Back to Archive Hope on the Balkans   Kosov@ Crisis 1999
Back to Kosov@
Crisis 1999
Opinions Archive 1999
Fehmi Agani`s last four weeks

Rexhep Ismajli, who is a well-known scholar and writer, spent four weeks in Prishtina after the beginning of the NATO air strikes with Fehmi Agani, who was one of the top leaders of the Democratic League of Kosova (LDK). Serbian police took Agani out of a refugee train near Lipjan on May 9 and killed him. Agani was a committed senior representative of the non- violent resistance movement led by Ibrahim Rugova. Ismajli gave an interview to RFE/RL on May 17.

RFE/RL: You were together with Agani in Prishtina. What did he think about the developments [after the air strikes began]?

Ismajli: I was together with Agani until April 29, when I left for Macedonia. He was very upset about the situation and would have liked to establish contact with the outside world, but we could not even find a telephone in Prishtina. He was shocked that people like [Jiri] Dienstbier, [Cornelio] Sommaruga and others went to places like Belgrade, Novi Sad, and Podgorica in the name of the UN but said that they could not go to Prishtina because that city was being bombed by NATO. Their behavior was indeed hypocritical, cynical and terrible, and Fehmi was very badly affected by that. Agani had predicted that Serbia would behave harshly in Kosova, but he never thought that it would reach this degree. At the same time, he did not think that the [ethnic] Albanian political forces should have done anything to moderate their position towards Serbia in view of [what the Serbs did to the Kosovars]. We expected more [statements and] reactions from those who got out, but we have not heard anything. Since we could not speak out from inside Kosova, he expected from the politicians outside that they would at least say something...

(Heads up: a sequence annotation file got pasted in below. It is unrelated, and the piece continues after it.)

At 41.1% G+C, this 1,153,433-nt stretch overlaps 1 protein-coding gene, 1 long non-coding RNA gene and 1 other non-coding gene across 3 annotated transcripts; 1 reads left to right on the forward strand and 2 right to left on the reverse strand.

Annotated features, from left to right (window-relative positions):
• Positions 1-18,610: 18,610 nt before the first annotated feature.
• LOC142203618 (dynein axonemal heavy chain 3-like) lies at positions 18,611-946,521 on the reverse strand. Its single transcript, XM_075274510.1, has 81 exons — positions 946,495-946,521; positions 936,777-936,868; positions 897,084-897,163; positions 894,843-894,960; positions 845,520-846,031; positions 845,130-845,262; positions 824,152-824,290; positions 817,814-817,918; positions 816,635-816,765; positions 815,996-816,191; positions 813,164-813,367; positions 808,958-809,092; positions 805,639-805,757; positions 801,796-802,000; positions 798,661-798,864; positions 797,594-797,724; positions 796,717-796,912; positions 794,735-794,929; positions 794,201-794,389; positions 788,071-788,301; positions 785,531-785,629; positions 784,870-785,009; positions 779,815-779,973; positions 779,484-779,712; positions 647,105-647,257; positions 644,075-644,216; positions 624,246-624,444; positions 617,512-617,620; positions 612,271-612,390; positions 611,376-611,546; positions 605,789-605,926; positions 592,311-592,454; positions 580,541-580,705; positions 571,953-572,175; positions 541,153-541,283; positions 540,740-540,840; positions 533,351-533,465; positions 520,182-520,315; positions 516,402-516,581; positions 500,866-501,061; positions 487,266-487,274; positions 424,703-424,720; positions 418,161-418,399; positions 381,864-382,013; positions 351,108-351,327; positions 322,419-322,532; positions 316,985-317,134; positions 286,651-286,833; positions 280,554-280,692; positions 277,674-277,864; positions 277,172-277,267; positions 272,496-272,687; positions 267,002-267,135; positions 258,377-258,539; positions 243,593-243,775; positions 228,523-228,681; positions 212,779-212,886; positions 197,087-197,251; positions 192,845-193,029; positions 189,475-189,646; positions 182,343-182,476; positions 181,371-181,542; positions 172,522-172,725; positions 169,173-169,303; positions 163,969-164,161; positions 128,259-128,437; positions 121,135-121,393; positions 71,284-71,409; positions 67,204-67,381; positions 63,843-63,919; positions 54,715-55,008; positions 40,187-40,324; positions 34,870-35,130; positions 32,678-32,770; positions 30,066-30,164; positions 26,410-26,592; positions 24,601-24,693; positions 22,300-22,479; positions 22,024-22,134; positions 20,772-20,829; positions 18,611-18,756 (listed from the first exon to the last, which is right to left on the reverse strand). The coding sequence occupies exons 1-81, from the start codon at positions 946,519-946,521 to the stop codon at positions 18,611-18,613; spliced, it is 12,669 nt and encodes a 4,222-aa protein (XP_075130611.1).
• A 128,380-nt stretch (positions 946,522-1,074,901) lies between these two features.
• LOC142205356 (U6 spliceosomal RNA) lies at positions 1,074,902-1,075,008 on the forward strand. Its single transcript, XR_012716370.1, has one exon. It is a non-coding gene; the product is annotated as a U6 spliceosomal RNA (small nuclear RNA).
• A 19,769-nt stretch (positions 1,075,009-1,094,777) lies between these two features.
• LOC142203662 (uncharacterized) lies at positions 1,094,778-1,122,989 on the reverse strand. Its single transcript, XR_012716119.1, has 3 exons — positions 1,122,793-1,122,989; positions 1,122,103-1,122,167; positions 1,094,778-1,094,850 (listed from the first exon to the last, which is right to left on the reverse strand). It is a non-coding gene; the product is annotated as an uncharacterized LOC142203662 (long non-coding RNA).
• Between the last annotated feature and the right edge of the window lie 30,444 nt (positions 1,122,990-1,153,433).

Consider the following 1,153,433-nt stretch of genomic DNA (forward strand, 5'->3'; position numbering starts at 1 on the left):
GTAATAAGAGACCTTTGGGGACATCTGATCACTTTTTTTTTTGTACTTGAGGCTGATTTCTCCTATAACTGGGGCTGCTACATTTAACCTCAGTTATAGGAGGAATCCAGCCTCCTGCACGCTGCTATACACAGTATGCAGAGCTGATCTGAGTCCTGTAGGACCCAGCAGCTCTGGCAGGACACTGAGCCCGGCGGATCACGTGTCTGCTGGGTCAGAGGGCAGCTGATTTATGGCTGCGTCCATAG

RFE/RL: What does the killing of Agani mean for the national movement?

Ismajli: From my point of view, the death of Agani is one of the most fundamental losses for the national movement. His killing could not have been committed by a regular policeman or been ordered on the level of some local police station. This was ordered directly from Belgrade -- if not directly by [Yugoslav President Slobodan] Milosevic -- because Agani was one of the creators and inspirers of the idea of an independent Kosova and had been so since the 1960s. He was the one who developed a strategy for the political movement. He was a person who urged all [different Kosovar political groups] to create a united front... Nobody in the entire Albanian world can replace him. Serbia knows this well because he was the key player in the negotiations. British Foreign Secretary Robin Cook -- who knew and valued Agani both personally and politically -- said that the killing of Agani shows that Serbia has no interest in developing a dialogue with anybody. The NATO air campaign must continue until a final settlement is found under international control.
(Translated by Fabian Schmidt)

Source: Radio Free Europe
via Press Now

Back to Archive | Back to Kosov@ Crisis 1999